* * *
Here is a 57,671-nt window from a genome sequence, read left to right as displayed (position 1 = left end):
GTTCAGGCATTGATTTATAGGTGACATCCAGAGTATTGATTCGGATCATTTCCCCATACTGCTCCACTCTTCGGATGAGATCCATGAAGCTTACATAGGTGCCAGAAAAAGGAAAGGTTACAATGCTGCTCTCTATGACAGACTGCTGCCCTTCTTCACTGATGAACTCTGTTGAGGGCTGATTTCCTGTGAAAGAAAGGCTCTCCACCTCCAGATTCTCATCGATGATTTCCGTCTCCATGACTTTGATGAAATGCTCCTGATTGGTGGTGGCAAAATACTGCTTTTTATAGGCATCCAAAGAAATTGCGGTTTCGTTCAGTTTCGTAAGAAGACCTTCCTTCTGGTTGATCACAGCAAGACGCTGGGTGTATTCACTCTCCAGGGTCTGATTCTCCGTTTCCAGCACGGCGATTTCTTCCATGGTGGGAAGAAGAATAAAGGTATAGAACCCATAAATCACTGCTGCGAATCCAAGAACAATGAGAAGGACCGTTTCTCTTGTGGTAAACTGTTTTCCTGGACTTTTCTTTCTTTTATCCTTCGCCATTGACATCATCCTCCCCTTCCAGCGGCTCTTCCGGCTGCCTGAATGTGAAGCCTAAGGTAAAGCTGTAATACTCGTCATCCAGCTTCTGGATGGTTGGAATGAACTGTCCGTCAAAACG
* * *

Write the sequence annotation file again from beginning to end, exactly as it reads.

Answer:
Here is a 57,671-nt window from a genome sequence, read left to right as displayed (position 1 = left end):
GTTCAGGCATTGATTTATAGGTGACATCCAGAGTATTGATTCGGATCATTTCCCCATACTGCTCCACTCTTCGGATGAGATCCATGAAGCTTACATAGGTGCCAGAAAAAGGAAAGGTTACAATGCTGCTCTCTATGACAGACTGCTGCCCTTCTTCACTGATGAACTCTGTTGAGGGCTGATTTCCTGTGAAAGAAAGGCTCTCCACCTCCAGATTCTCATCGATGATTTCCGTCTCCATGACTTTGATGAAATGCTCCTGATTGGTGGTGGCAAAATACTGCTTTTTATAGGCATCCAAAGAAATTGCGGTTTCGTTCAGTTTCGTAAGAAGACCTTCCTTCTGGTTGATCACAGCAAGACGCTGGGTGTATTCACTCTCCAGGGTCTGATTCTCCGTTTCCAGCACGGCGATTTCTTCCATGGTGGGAAGAAGAATAAAGGTATAGAACCCATAAATCACTGCTGCGAATCCAAGAACAATGAGAAGGACCGTTTCTCTTGTGGTAAACTGTTTTCCTGGACTTTTCTTTCTTTTATCCTTCGCCATTGACATCATCCTCCCCTTCCAGCGGCTCTTCCGGCTGCCTGAATGTGAAGCCTAAGGTAAAGCTGTAATACTCGTCATCCAGCTTCTGGATGGTTGGAATGAACTGTCCGTCAAAACG